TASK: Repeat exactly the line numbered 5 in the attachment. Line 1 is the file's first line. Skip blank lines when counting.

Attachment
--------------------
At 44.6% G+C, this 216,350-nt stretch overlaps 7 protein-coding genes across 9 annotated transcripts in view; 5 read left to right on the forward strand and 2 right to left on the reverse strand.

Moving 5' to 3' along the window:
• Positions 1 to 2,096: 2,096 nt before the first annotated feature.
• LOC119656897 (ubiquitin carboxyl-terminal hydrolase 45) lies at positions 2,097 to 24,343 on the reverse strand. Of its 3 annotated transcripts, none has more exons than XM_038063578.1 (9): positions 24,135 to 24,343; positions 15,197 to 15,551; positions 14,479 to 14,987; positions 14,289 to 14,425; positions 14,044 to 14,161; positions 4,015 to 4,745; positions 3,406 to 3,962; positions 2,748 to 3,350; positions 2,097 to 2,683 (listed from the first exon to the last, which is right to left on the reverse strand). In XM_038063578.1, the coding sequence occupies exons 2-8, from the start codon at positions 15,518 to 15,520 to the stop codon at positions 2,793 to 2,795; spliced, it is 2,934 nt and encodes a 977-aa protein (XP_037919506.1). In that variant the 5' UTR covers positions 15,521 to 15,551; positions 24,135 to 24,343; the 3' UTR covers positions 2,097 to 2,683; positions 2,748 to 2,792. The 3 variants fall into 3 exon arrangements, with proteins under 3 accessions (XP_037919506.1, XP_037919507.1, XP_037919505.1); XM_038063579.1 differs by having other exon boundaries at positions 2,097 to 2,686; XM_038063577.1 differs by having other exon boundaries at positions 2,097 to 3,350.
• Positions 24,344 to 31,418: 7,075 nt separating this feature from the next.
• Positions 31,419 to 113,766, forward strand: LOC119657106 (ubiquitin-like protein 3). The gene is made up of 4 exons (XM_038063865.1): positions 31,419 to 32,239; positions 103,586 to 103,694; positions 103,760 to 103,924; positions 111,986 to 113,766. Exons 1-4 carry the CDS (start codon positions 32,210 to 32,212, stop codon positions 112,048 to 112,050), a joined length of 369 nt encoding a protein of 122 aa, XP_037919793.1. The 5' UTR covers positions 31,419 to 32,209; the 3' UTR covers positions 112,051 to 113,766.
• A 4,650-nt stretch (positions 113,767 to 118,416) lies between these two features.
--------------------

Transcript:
• Positions 24,344 to 31,418: 7,075 nt separating this feature from the next.